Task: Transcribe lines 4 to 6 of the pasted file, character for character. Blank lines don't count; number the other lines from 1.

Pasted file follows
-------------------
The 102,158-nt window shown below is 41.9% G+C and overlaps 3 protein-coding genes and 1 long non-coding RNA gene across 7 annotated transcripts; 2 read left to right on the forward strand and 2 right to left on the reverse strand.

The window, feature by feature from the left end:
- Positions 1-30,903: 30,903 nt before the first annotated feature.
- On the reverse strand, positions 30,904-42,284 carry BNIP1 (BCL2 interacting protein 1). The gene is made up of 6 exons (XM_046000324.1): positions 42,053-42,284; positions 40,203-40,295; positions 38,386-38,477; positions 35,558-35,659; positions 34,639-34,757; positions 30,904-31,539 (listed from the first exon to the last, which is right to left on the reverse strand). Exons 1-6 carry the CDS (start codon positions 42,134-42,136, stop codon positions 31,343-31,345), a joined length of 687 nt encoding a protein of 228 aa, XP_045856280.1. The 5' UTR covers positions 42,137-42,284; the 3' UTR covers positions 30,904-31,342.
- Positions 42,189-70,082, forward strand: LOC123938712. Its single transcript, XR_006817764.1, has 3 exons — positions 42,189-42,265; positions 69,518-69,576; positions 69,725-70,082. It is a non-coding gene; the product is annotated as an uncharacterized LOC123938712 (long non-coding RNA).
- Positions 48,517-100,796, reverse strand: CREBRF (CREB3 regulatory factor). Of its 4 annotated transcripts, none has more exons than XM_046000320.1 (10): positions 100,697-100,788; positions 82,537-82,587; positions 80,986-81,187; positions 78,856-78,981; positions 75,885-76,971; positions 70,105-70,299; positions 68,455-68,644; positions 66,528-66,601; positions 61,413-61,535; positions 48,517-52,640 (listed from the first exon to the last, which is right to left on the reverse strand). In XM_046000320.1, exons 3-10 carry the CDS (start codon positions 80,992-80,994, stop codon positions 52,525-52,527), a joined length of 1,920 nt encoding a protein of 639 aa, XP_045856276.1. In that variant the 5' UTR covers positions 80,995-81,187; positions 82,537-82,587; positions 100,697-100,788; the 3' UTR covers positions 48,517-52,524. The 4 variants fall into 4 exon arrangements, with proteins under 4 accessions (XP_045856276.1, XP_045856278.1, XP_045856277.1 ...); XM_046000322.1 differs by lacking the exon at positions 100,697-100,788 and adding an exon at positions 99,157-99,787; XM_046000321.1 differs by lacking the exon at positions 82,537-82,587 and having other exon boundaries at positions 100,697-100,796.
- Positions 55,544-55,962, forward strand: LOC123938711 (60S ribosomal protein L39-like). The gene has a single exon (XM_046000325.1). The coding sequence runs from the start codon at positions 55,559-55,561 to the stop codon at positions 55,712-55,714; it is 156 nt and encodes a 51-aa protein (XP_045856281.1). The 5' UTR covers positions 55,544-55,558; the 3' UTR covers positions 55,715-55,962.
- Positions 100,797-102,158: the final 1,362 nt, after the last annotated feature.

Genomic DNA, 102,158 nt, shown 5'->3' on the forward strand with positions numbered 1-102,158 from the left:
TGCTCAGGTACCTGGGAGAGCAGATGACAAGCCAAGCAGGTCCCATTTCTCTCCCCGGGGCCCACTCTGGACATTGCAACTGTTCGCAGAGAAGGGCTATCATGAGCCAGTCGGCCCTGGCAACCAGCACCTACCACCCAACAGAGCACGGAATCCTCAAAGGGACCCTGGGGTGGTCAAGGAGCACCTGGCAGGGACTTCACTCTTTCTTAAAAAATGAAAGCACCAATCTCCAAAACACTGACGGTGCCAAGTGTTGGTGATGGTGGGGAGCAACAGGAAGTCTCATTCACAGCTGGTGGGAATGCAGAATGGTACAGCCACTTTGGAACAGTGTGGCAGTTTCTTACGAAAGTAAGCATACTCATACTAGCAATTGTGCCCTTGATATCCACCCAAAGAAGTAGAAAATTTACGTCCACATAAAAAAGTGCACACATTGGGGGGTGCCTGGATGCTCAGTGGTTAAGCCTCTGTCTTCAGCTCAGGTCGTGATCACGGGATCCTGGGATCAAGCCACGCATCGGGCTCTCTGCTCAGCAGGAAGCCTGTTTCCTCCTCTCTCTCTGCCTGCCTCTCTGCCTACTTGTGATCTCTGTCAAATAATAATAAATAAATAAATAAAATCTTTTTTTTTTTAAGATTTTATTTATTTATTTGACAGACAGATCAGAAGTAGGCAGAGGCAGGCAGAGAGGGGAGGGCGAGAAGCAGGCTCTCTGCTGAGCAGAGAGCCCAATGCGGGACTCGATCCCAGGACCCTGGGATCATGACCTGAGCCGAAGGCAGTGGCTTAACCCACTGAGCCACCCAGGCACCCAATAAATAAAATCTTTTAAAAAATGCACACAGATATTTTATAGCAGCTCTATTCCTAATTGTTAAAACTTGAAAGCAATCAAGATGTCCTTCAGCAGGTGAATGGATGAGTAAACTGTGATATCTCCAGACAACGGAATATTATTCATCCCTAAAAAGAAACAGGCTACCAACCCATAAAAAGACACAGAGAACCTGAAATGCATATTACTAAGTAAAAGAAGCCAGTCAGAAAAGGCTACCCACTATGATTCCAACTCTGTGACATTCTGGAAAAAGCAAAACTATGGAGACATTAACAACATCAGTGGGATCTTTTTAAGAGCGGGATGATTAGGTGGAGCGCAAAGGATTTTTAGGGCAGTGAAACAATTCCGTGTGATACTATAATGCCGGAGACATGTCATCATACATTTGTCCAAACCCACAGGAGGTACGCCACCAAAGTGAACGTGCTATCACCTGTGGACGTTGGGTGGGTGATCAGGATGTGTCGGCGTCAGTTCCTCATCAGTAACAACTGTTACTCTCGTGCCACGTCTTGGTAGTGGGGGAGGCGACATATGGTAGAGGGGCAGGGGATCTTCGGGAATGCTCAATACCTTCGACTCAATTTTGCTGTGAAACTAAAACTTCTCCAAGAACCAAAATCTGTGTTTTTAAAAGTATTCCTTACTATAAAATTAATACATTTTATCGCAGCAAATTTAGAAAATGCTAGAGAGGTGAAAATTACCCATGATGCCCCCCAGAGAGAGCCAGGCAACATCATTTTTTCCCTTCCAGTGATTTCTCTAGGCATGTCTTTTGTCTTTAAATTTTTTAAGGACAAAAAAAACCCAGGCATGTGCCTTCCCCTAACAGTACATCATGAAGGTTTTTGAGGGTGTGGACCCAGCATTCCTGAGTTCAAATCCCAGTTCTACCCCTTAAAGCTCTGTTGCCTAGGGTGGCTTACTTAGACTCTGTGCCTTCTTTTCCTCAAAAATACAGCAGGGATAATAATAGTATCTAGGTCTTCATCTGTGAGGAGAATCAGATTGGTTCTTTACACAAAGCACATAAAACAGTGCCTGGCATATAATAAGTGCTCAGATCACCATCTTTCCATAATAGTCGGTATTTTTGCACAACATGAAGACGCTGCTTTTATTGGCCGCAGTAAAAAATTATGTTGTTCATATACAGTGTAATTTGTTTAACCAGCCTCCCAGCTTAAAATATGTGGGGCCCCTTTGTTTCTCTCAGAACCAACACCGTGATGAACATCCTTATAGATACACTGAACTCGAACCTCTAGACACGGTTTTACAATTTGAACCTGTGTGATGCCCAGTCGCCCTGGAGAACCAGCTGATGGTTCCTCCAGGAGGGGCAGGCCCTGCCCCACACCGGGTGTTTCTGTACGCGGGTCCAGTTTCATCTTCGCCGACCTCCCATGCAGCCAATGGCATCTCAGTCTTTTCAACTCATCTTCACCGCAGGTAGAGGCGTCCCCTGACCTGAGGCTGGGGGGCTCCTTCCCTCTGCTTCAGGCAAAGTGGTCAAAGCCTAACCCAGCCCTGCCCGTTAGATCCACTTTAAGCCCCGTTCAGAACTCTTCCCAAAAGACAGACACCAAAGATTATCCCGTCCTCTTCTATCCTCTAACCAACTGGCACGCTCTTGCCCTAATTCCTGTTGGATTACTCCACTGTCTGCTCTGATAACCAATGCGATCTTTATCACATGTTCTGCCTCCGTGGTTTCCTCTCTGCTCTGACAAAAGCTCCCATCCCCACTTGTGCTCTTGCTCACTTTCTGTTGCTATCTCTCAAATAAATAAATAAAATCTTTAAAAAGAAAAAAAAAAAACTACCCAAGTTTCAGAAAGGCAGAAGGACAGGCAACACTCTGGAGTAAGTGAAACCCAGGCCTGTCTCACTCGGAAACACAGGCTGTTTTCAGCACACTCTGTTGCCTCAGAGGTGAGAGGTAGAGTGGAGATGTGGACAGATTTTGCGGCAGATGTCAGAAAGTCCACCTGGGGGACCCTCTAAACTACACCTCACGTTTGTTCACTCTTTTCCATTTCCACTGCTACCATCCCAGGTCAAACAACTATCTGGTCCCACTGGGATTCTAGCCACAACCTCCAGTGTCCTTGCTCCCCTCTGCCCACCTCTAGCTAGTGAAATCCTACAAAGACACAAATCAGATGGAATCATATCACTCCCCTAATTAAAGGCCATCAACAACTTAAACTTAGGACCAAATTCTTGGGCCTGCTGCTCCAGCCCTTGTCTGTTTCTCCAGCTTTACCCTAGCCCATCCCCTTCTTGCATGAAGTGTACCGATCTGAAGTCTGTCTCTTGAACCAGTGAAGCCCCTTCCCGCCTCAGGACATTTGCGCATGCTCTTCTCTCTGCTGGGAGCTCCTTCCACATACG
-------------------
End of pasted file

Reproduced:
- On the reverse strand, positions 30,904-42,284 carry BNIP1 (BCL2 interacting protein 1). The gene is made up of 6 exons (XM_046000324.1): positions 42,053-42,284; positions 40,203-40,295; positions 38,386-38,477; positions 35,558-35,659; positions 34,639-34,757; positions 30,904-31,539 (listed from the first exon to the last, which is right to left on the reverse strand). Exons 1-6 carry the CDS (start codon positions 42,134-42,136, stop codon positions 31,343-31,345), a joined length of 687 nt encoding a protein of 228 aa, XP_045856280.1. The 5' UTR covers positions 42,137-42,284; the 3' UTR covers positions 30,904-31,342.
- Positions 42,189-70,082, forward strand: LOC123938712. Its single transcript, XR_006817764.1, has 3 exons — positions 42,189-42,265; positions 69,518-69,576; positions 69,725-70,082. It is a non-coding gene; the product is annotated as an uncharacterized LOC123938712 (long non-coding RNA).
- Positions 48,517-100,796, reverse strand: CREBRF (CREB3 regulatory factor). Of its 4 annotated transcripts, none has more exons than XM_046000320.1 (10): positions 100,697-100,788; positions 82,537-82,587; positions 80,986-81,187; positions 78,856-78,981; positions 75,885-76,971; positions 70,105-70,299; positions 68,455-68,644; positions 66,528-66,601; positions 61,413-61,535; positions 48,517-52,640 (listed from the first exon to the last, which is right to left on the reverse strand). In XM_046000320.1, exons 3-10 carry the CDS (start codon positions 80,992-80,994, stop codon positions 52,525-52,527), a joined length of 1,920 nt encoding a protein of 639 aa, XP_045856276.1. In that variant the 5' UTR covers positions 80,995-81,187; positions 82,537-82,587; positions 100,697-100,788; the 3' UTR covers positions 48,517-52,524. The 4 variants fall into 4 exon arrangements, with proteins under 4 accessions (XP_045856276.1, XP_045856278.1, XP_045856277.1 ...); XM_046000322.1 differs by lacking the exon at positions 100,697-100,788 and adding an exon at positions 99,157-99,787; XM_046000321.1 differs by lacking the exon at positions 82,537-82,587 and having other exon boundaries at positions 100,697-100,796.